Geraniums in Planters.
Clockwise from the top: A magical mix in a window box on the street where I used to live in Paris, Rue Simon Dereure.
Urn at the Jardin du Luxembourg. Bottom and above left: The wall of geraniums at the Chateau du Chenonceau.
With the holidays over and winter now in full swing, its time to get to work on the garden! I did my first garden drafts last July when everything was in full force and I can really see what was working and what didn’t. Now is the time for the fine tuning and adding any newly acquired plant materials “wants” to the plans.
After spending several weeks this autumn in France and England the wants list is running on. The trip gave me a totally renewed appreciation for many old garden favorites, that have sadly become cliche. The poor geranium is one of several familiar fleurs that was on my list. The reason for it being outcast? It’s been a familiar sight to see it used in some really unfortunate municipal plantings, that it seemed to be like the petunia, beyond the pale forever.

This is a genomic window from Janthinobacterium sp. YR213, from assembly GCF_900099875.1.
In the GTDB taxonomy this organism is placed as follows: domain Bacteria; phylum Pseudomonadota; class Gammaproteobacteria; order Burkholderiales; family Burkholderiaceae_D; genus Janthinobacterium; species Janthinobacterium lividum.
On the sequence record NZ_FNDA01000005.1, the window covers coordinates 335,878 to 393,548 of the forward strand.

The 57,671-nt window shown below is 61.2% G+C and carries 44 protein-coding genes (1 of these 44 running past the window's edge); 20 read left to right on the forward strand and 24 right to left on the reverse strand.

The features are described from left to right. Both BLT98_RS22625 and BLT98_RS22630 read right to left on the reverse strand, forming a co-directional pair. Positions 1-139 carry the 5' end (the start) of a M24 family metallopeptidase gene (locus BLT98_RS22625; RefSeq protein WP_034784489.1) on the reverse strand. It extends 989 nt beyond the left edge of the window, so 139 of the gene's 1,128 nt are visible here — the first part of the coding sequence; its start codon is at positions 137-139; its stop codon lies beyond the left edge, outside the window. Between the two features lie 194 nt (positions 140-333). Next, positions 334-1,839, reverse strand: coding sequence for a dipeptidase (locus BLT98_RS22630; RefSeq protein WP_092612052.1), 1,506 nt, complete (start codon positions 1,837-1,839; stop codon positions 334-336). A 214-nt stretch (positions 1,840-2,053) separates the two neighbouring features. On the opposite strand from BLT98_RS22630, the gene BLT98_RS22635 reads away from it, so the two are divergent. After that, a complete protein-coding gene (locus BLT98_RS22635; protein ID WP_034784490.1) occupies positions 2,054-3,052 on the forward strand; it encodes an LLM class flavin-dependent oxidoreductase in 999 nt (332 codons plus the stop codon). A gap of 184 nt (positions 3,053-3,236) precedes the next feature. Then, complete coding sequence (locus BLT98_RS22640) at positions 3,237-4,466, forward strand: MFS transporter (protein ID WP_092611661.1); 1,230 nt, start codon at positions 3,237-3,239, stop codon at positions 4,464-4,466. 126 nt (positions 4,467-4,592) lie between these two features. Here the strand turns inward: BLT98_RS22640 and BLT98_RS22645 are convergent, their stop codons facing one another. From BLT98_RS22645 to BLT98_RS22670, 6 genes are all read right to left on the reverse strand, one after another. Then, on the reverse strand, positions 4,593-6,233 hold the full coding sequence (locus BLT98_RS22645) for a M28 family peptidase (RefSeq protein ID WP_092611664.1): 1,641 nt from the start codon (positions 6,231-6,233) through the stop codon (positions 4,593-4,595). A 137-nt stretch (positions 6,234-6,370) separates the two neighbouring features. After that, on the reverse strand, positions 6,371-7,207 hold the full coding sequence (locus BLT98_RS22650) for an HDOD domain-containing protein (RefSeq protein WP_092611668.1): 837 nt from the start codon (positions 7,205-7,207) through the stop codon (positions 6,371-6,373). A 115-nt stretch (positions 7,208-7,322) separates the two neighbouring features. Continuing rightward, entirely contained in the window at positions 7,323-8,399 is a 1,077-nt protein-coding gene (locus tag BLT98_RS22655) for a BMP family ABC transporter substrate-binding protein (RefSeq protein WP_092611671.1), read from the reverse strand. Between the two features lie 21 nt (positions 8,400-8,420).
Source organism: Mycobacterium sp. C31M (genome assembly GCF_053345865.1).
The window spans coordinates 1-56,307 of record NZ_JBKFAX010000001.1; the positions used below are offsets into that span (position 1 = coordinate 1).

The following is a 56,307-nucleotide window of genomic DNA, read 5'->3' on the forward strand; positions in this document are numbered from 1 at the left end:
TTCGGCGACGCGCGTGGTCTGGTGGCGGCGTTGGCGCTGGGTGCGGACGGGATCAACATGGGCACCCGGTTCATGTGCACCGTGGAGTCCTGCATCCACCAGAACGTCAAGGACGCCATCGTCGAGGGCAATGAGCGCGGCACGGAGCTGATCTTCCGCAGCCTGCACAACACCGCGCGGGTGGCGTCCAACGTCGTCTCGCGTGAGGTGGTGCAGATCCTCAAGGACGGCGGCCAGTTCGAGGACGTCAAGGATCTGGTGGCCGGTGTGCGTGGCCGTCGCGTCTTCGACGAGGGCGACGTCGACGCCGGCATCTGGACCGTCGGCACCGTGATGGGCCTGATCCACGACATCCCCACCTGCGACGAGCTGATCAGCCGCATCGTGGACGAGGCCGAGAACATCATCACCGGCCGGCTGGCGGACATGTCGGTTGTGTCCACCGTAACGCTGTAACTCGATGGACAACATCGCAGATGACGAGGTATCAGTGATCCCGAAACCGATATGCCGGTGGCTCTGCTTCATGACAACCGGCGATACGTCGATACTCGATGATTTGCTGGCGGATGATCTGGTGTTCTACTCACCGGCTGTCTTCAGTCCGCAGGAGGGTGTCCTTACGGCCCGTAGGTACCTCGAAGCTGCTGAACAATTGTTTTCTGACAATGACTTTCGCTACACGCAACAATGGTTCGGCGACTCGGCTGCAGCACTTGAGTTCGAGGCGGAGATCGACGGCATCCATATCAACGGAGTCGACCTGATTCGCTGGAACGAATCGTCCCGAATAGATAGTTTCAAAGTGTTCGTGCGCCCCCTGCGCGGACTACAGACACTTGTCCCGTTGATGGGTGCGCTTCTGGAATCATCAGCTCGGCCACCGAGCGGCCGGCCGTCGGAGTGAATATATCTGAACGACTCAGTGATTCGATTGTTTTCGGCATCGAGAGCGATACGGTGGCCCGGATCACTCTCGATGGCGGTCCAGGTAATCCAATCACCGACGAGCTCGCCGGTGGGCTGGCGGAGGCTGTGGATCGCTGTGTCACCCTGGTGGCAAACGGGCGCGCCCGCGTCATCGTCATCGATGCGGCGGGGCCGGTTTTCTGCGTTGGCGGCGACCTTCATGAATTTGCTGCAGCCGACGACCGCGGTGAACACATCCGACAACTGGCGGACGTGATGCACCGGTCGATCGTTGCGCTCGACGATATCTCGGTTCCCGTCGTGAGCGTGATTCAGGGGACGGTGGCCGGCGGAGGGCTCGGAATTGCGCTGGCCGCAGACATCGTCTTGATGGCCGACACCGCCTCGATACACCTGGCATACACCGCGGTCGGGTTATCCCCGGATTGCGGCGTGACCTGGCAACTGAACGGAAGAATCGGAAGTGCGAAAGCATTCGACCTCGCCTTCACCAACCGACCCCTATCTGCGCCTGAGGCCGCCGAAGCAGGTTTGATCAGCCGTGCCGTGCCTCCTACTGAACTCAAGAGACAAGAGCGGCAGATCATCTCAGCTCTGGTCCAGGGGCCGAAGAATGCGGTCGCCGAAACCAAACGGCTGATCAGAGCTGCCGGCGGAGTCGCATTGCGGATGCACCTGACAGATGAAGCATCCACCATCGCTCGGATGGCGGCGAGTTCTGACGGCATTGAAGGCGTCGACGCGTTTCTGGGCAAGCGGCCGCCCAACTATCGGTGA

That has changed after visiting some magnificent gardens from Paris to the Loire Valley. It was in those gardens that I saw the tried and true geranium hold exalted places of honor in many of the most inspiring gardens. Even though I was there in the early days of October they held their own and looked as good as they must have in mid summer. Here’s to the Geranium.
As a bedding plant.
Clockwise: In pale lavender at the Jardin du Luxembourg Paris. Red geraniums at Chateau de Versailles.
Bottom right: Used as an accent plant at The Grand Palais Paris. Bottom left: Chateau de Versailles.